Is Uber a technology company or a transportation company?

Is Netflix a technology company or a Media and Entertainment company?

Is Zomato or Swiggy or Uber Eats a technology company or a food company?

Is HDFC Bank a technology company or a Financial Services company? It provides services through its app. Just like Amazon. HDFC Bank has brick-and-mortar branches and staff that clear financial transactions. Amazon has football ground-sized warehouses that funnel merchandise and staff who organize delivery. 

The point I am making is that you cannot paint with a broad brush all companies from Facebook to Amazon as being similar. I agree that all technology serves real human needs but both address a very different need. Both are very different companies. One way or the other, all of them use technology to address a need more efficiently, yet each address a diverse set of needs.

On the concept of value.

When Benjamin Graham started off, it was in the post-Depression era when businesses were available at throwaway prices, at less than cash on balance sheet. Picking up stocks based on the cheapness of the company worked well during that era of depressed prices.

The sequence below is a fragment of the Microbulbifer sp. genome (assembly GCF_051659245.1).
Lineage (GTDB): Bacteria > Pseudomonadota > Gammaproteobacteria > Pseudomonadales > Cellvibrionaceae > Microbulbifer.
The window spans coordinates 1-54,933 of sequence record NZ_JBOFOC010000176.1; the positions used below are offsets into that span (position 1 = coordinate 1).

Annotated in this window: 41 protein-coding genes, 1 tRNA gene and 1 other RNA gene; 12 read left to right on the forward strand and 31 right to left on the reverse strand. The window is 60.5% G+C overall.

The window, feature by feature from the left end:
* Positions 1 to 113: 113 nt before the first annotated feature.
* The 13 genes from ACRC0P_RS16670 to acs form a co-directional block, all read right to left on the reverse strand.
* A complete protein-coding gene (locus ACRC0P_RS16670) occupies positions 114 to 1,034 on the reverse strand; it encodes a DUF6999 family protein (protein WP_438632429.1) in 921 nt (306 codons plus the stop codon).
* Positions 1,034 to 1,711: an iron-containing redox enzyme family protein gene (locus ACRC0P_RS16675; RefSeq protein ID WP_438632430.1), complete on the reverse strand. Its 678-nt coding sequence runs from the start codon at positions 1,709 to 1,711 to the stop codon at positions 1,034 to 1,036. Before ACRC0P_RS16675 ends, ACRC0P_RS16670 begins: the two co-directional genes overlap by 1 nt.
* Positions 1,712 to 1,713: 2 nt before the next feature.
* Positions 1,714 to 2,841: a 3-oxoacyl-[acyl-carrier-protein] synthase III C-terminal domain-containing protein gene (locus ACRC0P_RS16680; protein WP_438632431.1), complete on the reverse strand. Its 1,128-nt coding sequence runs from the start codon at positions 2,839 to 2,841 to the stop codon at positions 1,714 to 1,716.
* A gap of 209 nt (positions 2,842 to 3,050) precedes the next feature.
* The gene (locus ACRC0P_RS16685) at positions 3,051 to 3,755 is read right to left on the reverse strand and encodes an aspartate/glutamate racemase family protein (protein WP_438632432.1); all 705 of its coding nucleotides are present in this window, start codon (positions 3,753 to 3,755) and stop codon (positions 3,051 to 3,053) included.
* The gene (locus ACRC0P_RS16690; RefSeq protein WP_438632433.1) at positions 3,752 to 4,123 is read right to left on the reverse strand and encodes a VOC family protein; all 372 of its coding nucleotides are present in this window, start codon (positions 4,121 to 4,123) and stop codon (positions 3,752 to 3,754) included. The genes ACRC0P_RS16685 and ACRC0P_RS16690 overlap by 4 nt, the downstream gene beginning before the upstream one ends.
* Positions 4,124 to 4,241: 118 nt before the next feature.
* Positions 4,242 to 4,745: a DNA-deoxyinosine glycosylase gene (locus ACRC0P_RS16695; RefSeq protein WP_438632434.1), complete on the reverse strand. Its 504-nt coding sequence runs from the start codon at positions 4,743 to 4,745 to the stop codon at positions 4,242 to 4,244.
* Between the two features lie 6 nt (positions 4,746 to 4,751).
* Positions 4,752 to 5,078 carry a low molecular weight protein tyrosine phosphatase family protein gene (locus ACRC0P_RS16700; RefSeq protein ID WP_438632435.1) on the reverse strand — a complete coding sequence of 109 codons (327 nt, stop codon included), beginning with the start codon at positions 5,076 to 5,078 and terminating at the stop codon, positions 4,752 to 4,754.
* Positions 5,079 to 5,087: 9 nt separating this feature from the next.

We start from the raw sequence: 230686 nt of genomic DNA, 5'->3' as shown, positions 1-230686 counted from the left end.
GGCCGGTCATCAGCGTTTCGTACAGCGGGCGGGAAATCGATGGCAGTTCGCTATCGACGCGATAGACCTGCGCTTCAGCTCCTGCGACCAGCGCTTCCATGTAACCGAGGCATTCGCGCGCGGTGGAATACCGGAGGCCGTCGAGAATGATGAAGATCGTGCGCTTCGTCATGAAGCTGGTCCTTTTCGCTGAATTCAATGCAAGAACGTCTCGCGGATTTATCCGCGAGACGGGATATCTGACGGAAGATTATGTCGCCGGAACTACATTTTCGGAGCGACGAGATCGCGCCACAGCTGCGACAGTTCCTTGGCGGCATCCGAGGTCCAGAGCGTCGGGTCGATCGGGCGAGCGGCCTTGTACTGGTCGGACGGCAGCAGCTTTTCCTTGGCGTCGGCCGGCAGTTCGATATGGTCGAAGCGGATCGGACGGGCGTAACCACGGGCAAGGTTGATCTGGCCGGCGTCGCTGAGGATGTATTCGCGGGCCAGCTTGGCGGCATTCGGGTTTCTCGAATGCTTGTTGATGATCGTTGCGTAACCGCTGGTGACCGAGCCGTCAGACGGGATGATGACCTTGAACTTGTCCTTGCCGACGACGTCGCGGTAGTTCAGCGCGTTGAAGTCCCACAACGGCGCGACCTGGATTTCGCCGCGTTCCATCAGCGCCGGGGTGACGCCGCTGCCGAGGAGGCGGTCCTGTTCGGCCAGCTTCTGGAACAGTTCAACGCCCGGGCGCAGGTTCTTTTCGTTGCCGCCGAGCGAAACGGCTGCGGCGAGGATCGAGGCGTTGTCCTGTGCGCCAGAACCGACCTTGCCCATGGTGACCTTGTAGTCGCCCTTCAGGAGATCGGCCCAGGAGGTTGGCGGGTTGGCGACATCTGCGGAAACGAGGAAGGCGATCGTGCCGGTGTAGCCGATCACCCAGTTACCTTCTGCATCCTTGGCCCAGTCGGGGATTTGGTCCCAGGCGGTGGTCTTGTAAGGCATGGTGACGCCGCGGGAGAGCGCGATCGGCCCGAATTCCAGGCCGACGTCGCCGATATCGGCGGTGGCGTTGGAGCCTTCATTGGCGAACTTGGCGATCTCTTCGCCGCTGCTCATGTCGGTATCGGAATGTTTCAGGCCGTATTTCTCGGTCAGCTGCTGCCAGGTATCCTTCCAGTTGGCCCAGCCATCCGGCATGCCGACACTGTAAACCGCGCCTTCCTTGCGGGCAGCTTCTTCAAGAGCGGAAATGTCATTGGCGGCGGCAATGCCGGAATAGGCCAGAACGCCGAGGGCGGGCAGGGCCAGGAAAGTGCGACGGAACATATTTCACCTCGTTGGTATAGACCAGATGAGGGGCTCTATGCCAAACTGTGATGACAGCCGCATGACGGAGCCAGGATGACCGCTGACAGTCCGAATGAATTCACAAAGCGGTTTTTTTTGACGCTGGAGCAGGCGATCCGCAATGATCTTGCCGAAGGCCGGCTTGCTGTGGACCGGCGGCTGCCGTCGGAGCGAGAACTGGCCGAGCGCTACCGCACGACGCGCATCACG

Warren Buffett started off similarly but moved to a qualitative style of investing.

When academia defines value, they typically look at one measure of value - book-to-market, the reverse of the price-to-book ratio. They look for low PB stocks. But with inflation, book values have stopped being comparable. A company founded 50 years ago will have a different BV from one founded last year. Market values will be different too.

In a traditional, statistical, cheapness approach you are dependent on a catalyst to unlock value. This could come about due to shareholder activism, very common in the U.S.